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 Table of Contents  
LETTER TO EDITOR
Year : 2019  |  Volume : 10  |  Issue : 1  |  Page : 140

Brain-derived neurotrophic factor: A promising biomarker for predicting prematurity-related complications


1 Nursing and Midwifery Care Research Center; Department of Pediatric Nursing, School of Nursing and Midwifery, Mashhad University of Medical Sciences, Mashhad, Iran
2 Department of Medical-Surgical Nursing, Nasibeh School of Nursing and Midwifery, Mazandaran University of Medical Sciences, Sari, Iran

Date of Submission15-Sep-2018
Date of Acceptance09-Apr-2019
Date of Web Publication12-Aug-2019

Correspondence Address:
Amir Emami Zeydi
Department of Medical-Surgical Nursing, Nasibeh School of Nursing and Midwifery, Mazandaran University of Medical Sciences, Sari
Iran
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Source of Support: None, Conflict of Interest: None


DOI: 10.4103/ijpvm.IJPVM_421_18

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How to cite this article:
Ramezani M, Zeydi AE. Brain-derived neurotrophic factor: A promising biomarker for predicting prematurity-related complications. Int J Prev Med 2019;10:140

How to cite this URL:
Ramezani M, Zeydi AE. Brain-derived neurotrophic factor: A promising biomarker for predicting prematurity-related complications. Int J Prev Med [serial online] 2019 [cited 2019 Dec 7];10:140. Available from: http://www.ijpvmjournal.net/text.asp?2019/10/1/140/264173



Sir,

Premature birth is associated with a higher risk for developing complications in various organs, which consequently can increase the risk of morbidity and mortality of these infants. Intraventricular hemorrhage (IVH), retinopathy of prematurity (ROP), and disorders of the developing nervous system are among the most significant prematurity-related complications. Using predictors to recognize premature infants with a high risk of developing these complications and managing them with proper prophylactic interventions will significantly reduce the associated morbidity, mortality, and costs.[1],[2]

Recently, some attention has focused on the association between the brain-derived neurotrophic factor (BDNF) level, which is a protein from the growth factors family and prematurity-related complication. BDNF plays significant roles in the prenatal and postnatal brain growth and development.[3],[4] Blood BDNF level can reflect structural maturity of the nervous system among premature infants. BDNF has been demonstrated to decrease tissue loss in the brain when administered after hypoxic-ischemic brain injury in neonatal rats.[4],[5] In addition, the BDNF presence in the retina and its roles in angiogenesis demonstrate its probable roles in ROP.[1],[3] A study showed premature infants who suffered from ROP had significantly lower BDNF levels compared with other premature infants.[1] Another study reported the association of BDNF gene variants with severe ROP.[3] Additionally, it has been revealed an association between BDNF level and the occurrence of IVH among premature infants. The cord blood level of BDNF among infants with IVH was significantly lower than healthy infants.[5]

According to the current literature, it seems that lower serum BDNF levels can be considered as a potential etiologic factor for the occurrence of prematurity-related complications, which appear to warrant further investigations to confirm or disprove this hypothesis. In addition, further long-term studies are required to assess the potential role of blood BDNF levels, as a biomarker for predicting prematurity-related complications. Additionally, future studies are needed to evaluate whether an increase in local or systemic BDNF production by the use of co-factors such as vitamin B12 or dexamethasone can influence developing prematurity-related complications or not. Furthermore, considering the role of maternal lifestyle characteristics on BDNF levels in neonates,[6] this issue should also be investigated in more detail in premature neonate and its potential role in the occurrence of prematurity-related complications.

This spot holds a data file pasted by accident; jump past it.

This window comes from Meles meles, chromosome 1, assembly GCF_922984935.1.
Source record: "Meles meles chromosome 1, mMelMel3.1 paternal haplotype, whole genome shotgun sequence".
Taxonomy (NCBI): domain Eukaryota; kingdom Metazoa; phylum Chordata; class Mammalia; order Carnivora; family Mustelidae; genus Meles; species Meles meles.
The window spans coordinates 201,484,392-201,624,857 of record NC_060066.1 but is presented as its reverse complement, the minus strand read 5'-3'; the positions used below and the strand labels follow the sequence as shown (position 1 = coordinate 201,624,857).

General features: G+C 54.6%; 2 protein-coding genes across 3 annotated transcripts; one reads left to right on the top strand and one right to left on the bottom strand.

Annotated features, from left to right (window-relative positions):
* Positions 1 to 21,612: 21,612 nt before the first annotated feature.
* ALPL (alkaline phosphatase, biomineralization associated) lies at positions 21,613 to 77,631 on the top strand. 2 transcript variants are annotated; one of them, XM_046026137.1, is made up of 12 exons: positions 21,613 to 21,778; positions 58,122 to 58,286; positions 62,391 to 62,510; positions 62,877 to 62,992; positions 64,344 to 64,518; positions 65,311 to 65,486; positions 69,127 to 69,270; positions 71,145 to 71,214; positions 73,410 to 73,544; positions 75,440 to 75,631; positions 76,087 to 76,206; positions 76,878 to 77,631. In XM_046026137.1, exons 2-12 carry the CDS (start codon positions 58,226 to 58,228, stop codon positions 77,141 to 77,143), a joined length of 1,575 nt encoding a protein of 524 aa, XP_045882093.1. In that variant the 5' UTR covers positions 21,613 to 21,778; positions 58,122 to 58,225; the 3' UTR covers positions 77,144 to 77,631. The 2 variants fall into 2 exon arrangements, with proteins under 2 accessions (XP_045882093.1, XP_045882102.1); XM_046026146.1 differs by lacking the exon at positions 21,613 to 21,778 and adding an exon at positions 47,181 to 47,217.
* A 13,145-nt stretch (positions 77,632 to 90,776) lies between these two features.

Financial support and sponsorship

Nil.

Conflicts of interest

There are no conflicts of interest.



 
  References Top

1.
Rao R, Mashburn CB, Mao J, Wadhwa N, Smith GM, Desai NS. Brain-derived neurotrophic factor (BDNF) in infants<32 weeks gestational age: Correlation with antenatal factors and postnatal outcomes. Pediatr Res 2009;65:548-52.  Back to cited text no. 1
    
2.
Ahn SY, Chang YS, Sung DK, Sung SI, Ahn JY, Park WS. Pivotal role of brain-derived neurotrophic factor secreted by mesenchymal stem cells in severe intraventricular hemorrhage in Newborn rats. Cell Transplant 2017;26:45-156.  Back to cited text no. 2
    
3.
Hartnett ME, Morrison MA, Smith S, Yanovitch TL, Young TL, Colaizy T, et al. Genetic variants associated with severe retinopathy of prematurity in extremely low birth weight infants. Invest Ophthalmol Vis Sci 2014;55:6194-203.  Back to cited text no. 3
    
4.
Kim H, Li Q, Hempstead BL, Madri JA. Paracrine and autocrine functions of brain-derived neurotrophic factor and nerve growth factor (NGF) in brain-derived endothelial cells. J BiolChem 2004;279:33538-46.  Back to cited text no. 4
    
5.
Chouthai NS, Sampers J, Desai N, Smith GM. Changes in neurotrophin levels in umbilical cord blood from infants with different gestational ages and clinical conditions. Pediatr Res 2003;53:965-9.  Back to cited text no. 5
    
6.
Ghassabian A, Sundaram R, Chahal N, McLain AC, Bell E, Lawrence DA, Yeung EH. Determinants of neonatal brain-derived neurotrophic factor and association with child development. Dev Psychopathol 2017;29:1499-511.  Back to cited text no. 6
    




 

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